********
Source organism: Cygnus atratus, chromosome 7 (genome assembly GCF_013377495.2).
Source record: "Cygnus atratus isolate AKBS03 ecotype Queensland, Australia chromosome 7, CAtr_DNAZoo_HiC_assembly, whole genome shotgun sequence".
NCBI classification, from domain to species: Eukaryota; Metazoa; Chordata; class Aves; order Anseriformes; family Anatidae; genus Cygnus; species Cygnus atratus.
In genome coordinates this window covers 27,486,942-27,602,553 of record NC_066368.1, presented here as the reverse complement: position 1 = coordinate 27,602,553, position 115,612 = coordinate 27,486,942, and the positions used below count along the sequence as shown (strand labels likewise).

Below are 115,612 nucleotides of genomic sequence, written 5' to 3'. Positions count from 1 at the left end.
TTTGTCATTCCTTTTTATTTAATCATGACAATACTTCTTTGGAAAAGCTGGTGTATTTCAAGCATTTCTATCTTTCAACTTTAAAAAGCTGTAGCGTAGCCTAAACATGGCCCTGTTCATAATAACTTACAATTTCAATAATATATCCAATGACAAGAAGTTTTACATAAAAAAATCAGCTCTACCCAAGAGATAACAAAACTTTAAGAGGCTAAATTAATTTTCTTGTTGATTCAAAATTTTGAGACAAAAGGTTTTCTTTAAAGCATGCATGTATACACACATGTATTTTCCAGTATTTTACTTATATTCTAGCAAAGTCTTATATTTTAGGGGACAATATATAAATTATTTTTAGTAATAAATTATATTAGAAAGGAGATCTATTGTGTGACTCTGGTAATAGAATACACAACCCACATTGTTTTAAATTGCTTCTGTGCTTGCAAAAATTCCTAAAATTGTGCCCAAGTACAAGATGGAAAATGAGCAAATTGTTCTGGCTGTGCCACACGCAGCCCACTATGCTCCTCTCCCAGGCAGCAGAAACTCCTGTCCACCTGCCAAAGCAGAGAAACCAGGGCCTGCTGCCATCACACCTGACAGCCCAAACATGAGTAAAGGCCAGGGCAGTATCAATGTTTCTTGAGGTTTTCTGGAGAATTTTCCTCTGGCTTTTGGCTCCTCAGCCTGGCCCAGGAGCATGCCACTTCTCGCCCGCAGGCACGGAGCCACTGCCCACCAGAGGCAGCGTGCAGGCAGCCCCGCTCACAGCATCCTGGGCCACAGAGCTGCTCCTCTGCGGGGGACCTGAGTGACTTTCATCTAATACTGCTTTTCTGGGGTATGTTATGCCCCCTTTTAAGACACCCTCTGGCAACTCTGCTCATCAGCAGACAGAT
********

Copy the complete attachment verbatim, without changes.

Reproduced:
Source organism: Cygnus atratus, chromosome 7 (genome assembly GCF_013377495.2).
Source record: "Cygnus atratus isolate AKBS03 ecotype Queensland, Australia chromosome 7, CAtr_DNAZoo_HiC_assembly, whole genome shotgun sequence".
NCBI classification, from domain to species: Eukaryota; Metazoa; Chordata; class Aves; order Anseriformes; family Anatidae; genus Cygnus; species Cygnus atratus.
In genome coordinates this window covers 27,486,942-27,602,553 of record NC_066368.1, presented here as the reverse complement: position 1 = coordinate 27,602,553, position 115,612 = coordinate 27,486,942, and the positions used below count along the sequence as shown (strand labels likewise).

Below are 115,612 nucleotides of genomic sequence, written 5' to 3'. Positions count from 1 at the left end.
TTTGTCATTCCTTTTTATTTAATCATGACAATACTTCTTTGGAAAAGCTGGTGTATTTCAAGCATTTCTATCTTTCAACTTTAAAAAGCTGTAGCGTAGCCTAAACATGGCCCTGTTCATAATAACTTACAATTTCAATAATATATCCAATGACAAGAAGTTTTACATAAAAAAATCAGCTCTACCCAAGAGATAACAAAACTTTAAGAGGCTAAATTAATTTTCTTGTTGATTCAAAATTTTGAGACAAAAGGTTTTCTTTAAAGCATGCATGTATACACACATGTATTTTCCAGTATTTTACTTATATTCTAGCAAAGTCTTATATTTTAGGGGACAATATATAAATTATTTTTAGTAATAAATTATATTAGAAAGGAGATCTATTGTGTGACTCTGGTAATAGAATACACAACCCACATTGTTTTAAATTGCTTCTGTGCTTGCAAAAATTCCTAAAATTGTGCCCAAGTACAAGATGGAAAATGAGCAAATTGTTCTGGCTGTGCCACACGCAGCCCACTATGCTCCTCTCCCAGGCAGCAGAAACTCCTGTCCACCTGCCAAAGCAGAGAAACCAGGGCCTGCTGCCATCACACCTGACAGCCCAAACATGAGTAAAGGCCAGGGCAGTATCAATGTTTCTTGAGGTTTTCTGGAGAATTTTCCTCTGGCTTTTGGCTCCTCAGCCTGGCCCAGGAGCATGCCACTTCTCGCCCGCAGGCACGGAGCCACTGCCCACCAGAGGCAGCGTGCAGGCAGCCCCGCTCACAGCATCCTGGGCCACAGAGCTGCTCCTCTGCGGGGGACCTGAGTGACTTTCATCTAATACTGCTTTTCTGGGGTATGTTATGCCCCCTTTTAAGACACCCTCTGGCAACTCTGCTCATCAGCAGACAGAT